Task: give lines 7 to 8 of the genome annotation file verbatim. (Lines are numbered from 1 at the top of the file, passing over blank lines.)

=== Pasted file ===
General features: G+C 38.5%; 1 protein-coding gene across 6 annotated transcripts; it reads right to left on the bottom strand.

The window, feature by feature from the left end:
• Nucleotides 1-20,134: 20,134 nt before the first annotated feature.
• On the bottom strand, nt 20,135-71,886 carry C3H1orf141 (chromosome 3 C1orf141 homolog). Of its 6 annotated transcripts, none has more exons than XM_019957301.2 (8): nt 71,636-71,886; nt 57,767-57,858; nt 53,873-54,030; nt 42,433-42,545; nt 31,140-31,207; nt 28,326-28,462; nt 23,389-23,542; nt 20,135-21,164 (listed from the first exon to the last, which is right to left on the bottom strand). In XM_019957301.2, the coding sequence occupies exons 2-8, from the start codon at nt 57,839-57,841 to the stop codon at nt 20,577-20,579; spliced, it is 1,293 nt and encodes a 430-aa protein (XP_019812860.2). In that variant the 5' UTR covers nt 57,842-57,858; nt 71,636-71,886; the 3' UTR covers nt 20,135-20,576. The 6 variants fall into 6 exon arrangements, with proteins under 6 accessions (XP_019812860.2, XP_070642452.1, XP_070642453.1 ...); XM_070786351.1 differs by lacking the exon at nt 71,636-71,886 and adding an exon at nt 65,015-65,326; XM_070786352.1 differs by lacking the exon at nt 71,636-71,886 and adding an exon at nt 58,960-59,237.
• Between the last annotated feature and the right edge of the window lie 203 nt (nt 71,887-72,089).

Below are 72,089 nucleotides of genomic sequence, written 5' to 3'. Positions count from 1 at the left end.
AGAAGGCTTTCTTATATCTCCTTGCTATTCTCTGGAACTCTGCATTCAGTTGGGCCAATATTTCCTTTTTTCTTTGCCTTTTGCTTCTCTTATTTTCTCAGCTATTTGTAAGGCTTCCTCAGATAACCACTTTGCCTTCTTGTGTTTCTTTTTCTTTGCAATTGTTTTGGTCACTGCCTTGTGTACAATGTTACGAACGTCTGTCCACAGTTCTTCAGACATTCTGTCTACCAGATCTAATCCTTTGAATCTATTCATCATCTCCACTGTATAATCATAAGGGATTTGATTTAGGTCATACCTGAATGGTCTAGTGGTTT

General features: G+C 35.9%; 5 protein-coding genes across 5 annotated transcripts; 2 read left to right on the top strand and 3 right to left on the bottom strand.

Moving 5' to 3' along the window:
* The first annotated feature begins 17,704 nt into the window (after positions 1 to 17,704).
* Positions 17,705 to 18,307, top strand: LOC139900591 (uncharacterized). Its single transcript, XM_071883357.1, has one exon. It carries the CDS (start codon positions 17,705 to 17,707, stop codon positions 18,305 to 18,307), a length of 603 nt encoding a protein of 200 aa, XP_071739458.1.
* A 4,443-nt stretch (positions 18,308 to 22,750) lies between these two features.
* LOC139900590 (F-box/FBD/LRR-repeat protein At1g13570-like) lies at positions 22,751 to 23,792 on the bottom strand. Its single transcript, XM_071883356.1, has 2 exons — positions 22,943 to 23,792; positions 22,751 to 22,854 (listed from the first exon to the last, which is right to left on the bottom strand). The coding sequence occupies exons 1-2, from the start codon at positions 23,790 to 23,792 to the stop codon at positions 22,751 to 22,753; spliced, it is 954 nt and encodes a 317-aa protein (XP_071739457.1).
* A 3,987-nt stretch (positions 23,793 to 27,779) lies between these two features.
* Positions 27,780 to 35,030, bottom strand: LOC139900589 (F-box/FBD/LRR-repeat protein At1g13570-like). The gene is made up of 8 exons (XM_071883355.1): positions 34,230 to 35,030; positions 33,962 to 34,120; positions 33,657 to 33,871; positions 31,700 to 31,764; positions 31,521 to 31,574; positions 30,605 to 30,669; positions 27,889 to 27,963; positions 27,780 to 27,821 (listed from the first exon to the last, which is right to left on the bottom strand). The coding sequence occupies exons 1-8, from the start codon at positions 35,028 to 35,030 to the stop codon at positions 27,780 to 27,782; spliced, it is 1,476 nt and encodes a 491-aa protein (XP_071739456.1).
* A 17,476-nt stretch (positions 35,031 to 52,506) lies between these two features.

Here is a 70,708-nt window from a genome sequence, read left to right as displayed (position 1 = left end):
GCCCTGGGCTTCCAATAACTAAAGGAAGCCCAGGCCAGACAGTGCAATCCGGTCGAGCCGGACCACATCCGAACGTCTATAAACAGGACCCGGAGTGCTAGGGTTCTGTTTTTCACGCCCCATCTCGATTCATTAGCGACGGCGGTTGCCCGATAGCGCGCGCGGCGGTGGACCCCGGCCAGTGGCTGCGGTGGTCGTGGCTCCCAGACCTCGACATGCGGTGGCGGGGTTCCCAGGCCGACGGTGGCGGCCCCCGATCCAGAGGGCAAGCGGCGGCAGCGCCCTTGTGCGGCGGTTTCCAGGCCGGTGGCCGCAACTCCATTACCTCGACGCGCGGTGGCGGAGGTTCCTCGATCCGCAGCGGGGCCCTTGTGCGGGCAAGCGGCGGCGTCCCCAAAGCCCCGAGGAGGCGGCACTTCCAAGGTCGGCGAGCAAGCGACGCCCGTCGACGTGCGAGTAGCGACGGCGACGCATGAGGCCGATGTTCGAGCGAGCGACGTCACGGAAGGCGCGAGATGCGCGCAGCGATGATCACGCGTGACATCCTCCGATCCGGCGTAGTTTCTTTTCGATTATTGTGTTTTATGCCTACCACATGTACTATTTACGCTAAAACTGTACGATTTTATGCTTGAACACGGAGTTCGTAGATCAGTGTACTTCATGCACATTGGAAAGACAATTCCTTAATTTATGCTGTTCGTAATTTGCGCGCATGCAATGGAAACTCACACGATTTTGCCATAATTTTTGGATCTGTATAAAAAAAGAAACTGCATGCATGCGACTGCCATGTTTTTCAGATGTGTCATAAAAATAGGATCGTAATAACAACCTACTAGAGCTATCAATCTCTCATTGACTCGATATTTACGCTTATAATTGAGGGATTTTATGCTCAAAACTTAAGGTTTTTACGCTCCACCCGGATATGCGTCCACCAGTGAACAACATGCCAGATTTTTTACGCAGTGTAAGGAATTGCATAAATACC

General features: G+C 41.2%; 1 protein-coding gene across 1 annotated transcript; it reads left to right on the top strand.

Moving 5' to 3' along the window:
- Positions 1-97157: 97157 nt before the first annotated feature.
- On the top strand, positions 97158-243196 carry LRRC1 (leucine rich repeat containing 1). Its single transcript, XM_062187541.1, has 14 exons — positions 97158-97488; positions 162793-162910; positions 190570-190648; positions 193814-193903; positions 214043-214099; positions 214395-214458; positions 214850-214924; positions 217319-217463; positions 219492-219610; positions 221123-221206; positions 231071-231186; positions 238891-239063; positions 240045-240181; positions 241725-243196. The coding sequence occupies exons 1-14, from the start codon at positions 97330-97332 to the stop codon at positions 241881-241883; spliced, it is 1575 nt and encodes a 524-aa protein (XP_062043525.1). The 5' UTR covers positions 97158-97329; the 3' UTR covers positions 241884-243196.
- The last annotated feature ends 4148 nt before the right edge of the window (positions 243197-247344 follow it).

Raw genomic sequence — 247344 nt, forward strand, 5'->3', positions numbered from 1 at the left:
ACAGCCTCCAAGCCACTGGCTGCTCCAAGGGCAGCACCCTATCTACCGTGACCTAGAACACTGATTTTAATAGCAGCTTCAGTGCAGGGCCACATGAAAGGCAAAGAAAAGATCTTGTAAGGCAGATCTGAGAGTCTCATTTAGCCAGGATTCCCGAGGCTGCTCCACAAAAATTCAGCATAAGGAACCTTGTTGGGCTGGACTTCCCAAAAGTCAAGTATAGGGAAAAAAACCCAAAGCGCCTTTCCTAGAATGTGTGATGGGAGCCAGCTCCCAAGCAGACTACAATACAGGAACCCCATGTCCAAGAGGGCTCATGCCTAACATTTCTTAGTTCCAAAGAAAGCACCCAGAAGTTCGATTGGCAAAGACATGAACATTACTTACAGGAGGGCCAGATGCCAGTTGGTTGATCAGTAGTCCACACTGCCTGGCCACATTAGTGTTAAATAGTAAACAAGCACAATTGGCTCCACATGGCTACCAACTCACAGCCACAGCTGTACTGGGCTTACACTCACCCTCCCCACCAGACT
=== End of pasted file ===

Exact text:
AGAAGGCTTTCTTATATCTCCTTGCTATTCTCTGGAACTCTGCATTCAGTTGGGCCAATATTTCCTTTTTTCTTTGCCTTTTGCTTCTCTTATTTTCTCAGCTATTTGTAAGGCTTCCTCAGATAACCACTTTGCCTTCTTGTGTTTCTTTTTCTTTGCAATTGTTTTGGTCACTGCCTTGTGTACAATGTTACGAACGTCTGTCCACAGTTCTTCAGACATTCTGTCTACCAGATCTAATCCTTTGAATCTATTCATCATCTCCACTGTATAATCATAAGGGATTTGATTTAGGTCATACCTGAATGGTCTAGTGGTTT

General features: G+C 35.9%; 5 protein-coding genes across 5 annotated transcripts; 2 read left to right on the top strand and 3 right to left on the bottom strand.